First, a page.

January 18, 2002
Re: Kylemore Castle
I have a volume of Irish poetry I am fond of: Modern Irish Poetry: An Anthology, edited by Patrick Crotty. Crotty chooses only from poetry from the later 19th century on, but there are numbers of poems whose stories and themes go right back to the issues we find Trollope dramatizing in his Irish novels: the whiteboys, scapegoating, non-state terrorism, state terrorism, intense struggles over the penal laws against catholics, absentee landlords, the famines, ethnic and religious conflicts, and they use some of the incidents and dates Trollope alludes to in his stories.
I saw Sig's poem, "Donegan's Daughter," earlier this morning and have not been able to find a poem which is apposite to The Landleaguers but I did notice quite a while back Richard Murphy's The Price of Stone: Roof-Tree, Convenience, Kylemore Castle, Natural Son. This is a long sequence of sonnets; one of them "spoken" by a castle repeats (in an ironic vein) some of the attitudes we find Trollope and his characters expressing about the famine in Castle Richmond and about the economic use of cotton (farmed by slaves) which becomes the center of "A Widow's Mite" when the Lancashire workers lose their jobs around Christmas time:
Built for a cotton king, who loved the view
Unspoilt by mills, improved by famine's hand
That cleared away people, petrified I grew
Grotesquely rich on mountainous, poor land.
To last for ever, I had to be faced in stone
Dressed by wage-skeletons; a spindly pile
Of storm-grey turrets that defended no one,
And broke my maker, with his fabricated style.
Coming from church to hold her usual place
On Christmas nights, wheeled to the dining-room,
His wife's corpse embalmed in a sealed glass case
Obey his command in the brandy-lit gloom.
Now, my linenfold panelled halls retain
In mortmain his dark airs, which nuns maintain.
The reference to stone makes a pictorial analogy between this castle and the monstrous irrational figures, those great mindless faces, on Easter Island.
As might be expected the volume has a heavy selection from Seamus Heaney, Samuel Becket, and going further back in time Louis MacNeice, but there are many poems by relatively (or in the US probably wholly) unknown poets. I will try to see if I can find some poetry which dramatizes other issues and makes comments on other of Trollope's attitudes or those of his characters and the themes and moods of his five Irish novels. They belong with this literature. When we come to read his North America we will see that it too comments seriously on the civil war (like his "A Widow's Mite" and "Two Generals") and it will be interesting to see how other sequences in the novels which dramatize American characters and issues (He Knew He Was Right, The Duke's Children) fit into the views expressed in his travel-memoir.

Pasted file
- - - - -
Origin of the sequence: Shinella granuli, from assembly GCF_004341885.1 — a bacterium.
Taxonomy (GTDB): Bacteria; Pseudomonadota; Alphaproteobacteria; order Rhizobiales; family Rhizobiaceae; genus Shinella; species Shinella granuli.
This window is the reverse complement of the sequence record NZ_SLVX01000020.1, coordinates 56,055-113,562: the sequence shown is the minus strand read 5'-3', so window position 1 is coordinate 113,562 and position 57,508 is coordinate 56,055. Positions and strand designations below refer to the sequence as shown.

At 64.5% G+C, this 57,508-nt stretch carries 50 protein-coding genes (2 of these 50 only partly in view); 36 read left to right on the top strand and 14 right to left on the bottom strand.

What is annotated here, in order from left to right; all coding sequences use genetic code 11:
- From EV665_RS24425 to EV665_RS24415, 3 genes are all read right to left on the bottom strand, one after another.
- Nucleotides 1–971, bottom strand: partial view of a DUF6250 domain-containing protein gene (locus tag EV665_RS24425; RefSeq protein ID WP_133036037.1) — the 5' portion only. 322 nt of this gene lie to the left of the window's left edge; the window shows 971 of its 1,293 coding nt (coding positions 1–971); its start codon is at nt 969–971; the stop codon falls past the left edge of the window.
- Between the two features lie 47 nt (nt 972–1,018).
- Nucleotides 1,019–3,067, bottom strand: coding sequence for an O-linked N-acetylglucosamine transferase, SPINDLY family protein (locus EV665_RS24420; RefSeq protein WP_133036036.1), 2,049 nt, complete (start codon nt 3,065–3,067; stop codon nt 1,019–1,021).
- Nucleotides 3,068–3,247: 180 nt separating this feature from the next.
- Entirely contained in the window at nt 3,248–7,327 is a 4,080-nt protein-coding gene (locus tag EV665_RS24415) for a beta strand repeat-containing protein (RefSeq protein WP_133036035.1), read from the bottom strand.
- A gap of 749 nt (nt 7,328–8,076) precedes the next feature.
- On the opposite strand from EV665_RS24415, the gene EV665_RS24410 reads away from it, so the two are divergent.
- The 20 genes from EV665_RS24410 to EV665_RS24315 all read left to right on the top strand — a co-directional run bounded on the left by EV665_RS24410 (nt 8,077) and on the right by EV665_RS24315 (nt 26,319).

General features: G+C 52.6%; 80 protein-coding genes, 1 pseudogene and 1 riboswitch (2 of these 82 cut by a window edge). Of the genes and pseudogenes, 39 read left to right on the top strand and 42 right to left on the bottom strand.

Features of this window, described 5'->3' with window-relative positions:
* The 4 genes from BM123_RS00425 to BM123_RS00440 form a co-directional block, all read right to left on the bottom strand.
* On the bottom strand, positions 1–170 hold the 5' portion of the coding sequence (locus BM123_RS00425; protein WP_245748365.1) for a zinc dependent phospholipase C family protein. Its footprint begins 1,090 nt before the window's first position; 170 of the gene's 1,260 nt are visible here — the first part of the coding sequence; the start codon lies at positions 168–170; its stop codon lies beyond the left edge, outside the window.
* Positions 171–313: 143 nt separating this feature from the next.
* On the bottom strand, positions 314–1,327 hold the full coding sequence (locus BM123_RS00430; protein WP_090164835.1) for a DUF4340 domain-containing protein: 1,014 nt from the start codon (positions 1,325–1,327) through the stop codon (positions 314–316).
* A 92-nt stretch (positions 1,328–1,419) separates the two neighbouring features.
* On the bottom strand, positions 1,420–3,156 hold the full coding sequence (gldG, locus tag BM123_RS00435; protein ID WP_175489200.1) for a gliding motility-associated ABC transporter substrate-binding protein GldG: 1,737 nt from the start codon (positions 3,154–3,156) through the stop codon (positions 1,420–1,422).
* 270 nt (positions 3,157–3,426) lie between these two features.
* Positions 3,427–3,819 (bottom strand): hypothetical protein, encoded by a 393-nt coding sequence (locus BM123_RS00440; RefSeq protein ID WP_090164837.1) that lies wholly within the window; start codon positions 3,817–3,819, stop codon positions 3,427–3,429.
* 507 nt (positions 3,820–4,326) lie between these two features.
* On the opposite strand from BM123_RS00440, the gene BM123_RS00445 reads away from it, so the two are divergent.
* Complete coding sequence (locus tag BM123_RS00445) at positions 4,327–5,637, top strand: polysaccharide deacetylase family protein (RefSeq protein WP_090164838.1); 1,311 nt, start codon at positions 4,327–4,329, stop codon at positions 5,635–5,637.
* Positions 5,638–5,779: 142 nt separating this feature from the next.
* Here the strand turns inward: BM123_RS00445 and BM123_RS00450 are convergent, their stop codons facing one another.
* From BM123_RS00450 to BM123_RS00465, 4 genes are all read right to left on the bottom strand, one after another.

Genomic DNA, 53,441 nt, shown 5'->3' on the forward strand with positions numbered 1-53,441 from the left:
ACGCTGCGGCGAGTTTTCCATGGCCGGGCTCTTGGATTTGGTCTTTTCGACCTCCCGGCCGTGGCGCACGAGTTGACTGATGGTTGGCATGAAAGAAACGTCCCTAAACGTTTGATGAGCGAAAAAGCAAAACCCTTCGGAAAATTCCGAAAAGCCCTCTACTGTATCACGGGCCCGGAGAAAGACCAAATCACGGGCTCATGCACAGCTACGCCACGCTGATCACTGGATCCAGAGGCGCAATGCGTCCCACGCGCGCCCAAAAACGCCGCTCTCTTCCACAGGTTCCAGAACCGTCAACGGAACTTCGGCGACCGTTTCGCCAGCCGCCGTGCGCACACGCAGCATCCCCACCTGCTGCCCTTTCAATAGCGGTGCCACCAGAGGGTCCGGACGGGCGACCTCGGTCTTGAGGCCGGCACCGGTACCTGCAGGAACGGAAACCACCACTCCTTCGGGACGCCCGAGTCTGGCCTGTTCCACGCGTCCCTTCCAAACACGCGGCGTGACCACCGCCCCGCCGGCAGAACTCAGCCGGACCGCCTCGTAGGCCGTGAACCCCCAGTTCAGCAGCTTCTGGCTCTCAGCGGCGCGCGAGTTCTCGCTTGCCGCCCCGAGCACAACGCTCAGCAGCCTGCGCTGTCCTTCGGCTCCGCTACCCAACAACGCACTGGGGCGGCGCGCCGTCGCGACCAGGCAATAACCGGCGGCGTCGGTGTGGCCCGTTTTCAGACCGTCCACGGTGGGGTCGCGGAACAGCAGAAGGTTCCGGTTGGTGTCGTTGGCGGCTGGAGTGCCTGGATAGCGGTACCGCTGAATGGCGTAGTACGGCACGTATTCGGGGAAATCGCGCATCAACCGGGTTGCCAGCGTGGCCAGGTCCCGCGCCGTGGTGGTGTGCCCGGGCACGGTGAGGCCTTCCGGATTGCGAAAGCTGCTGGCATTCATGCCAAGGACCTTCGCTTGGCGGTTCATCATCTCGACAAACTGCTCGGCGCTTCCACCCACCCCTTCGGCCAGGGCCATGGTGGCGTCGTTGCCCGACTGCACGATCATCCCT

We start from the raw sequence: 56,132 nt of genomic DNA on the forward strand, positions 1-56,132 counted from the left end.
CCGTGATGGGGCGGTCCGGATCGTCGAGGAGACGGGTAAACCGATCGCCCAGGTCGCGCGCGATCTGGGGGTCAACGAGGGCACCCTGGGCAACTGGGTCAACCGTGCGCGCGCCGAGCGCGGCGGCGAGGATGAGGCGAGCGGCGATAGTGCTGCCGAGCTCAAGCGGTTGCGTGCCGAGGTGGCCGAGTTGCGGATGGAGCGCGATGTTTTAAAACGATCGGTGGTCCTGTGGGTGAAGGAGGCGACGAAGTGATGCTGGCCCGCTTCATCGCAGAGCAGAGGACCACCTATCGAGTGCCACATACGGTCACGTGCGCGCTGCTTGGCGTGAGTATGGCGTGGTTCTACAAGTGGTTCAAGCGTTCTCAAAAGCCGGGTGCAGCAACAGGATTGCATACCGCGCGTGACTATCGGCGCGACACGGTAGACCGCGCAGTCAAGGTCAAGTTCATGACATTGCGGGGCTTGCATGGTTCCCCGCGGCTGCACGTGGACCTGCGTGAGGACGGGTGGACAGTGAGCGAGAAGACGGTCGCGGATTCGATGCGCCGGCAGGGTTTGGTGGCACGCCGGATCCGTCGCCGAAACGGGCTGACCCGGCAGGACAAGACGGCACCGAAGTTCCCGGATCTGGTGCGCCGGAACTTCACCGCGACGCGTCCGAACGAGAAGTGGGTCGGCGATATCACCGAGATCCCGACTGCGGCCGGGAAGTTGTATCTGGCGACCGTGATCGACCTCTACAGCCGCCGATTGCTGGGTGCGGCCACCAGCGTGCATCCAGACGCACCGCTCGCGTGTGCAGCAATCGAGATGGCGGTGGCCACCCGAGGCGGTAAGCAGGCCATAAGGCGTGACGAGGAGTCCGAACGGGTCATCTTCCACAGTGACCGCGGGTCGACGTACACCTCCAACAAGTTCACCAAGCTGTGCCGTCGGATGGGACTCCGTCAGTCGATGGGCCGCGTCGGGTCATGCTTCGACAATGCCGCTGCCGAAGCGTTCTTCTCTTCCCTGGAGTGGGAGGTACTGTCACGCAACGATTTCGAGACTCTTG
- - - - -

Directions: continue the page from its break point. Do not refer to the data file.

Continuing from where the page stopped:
Kylemore Castle is situated near Letterfrack in Co Galway. It was designed in 1864 by Samuel Ussher Roberts, district engineer, for Mitchell Henry MP, a rich Merseyside industrialist, who broke his wife's health and bankrupted himself in his enthusiasm for extension of this building. The Castle is now Kylemore Abbey, a convent of Benedictine nuns, purchased by them after the first world war. An architectural extravaganza in a gothic revival style, it is like nothing so much as "wedding cake icing" brought to stone.
Re: Kylemore Castle & Irish Poetry
This is to thank Rory for the lovely pictures. The one of the lake and countryside is charming. It's clear, though, the attitude of those who put together this site is not at all that of Richard Murphy and nowhere is there taken into account who did all the work to build such a place, keep up such countryside and at what wages. So while everything looks so very beautiful on the site, precisely what the poet wanted to make us aware of about the castle has been omitted. Murphy has another poem which connects to Trollope's novels: he pictures seals and seagulls flying wildly by a cliff. It begins
The calamity of seals begins with jaws.
Born in caverns that reverberate
With endless malice of the sea's tongue
Clacking on shingle, they learn to bark back
In fear and sadness and celebration.
The ocean's mouth opens forty feet wide
And closes on a morsel of their rock ...
(from "Seals at High Island")
In another he describes someone wandering near who reminds me of Mrs O'Hara: "Gipsy of the sea ... Guest of the storm", or maybe Kate, Waif of the afterglow/On summer nights to meet your mate ... Over sea-clif and grave-year ... pulse of the rock ..." One refers to the land-leaguers; here's the opening of "The Battle of Augrim":
After the noose, and the black diary deeds
Gossiped, his fame roots in prison lime:
The hanged bones burn, a revolution seeds.
Now Casement's skeleton is flying home ..."
That makes me think of The Macdermots, especially the penultimate chapter and Trollope's first hero's end.
Most of the poems are too long to type out. Many are in Gaelic with the editor providing translations into English. There are not many "pure" landscapes: country poems dramatizing incidents in the life of the people which are connected back to history and to archetypes (a linen-worker: "Christ's teeth ascended with him into heaven"), lots of plain speaking voices. The feel is quite different from a volume of modern Scots or English poetry. Ellen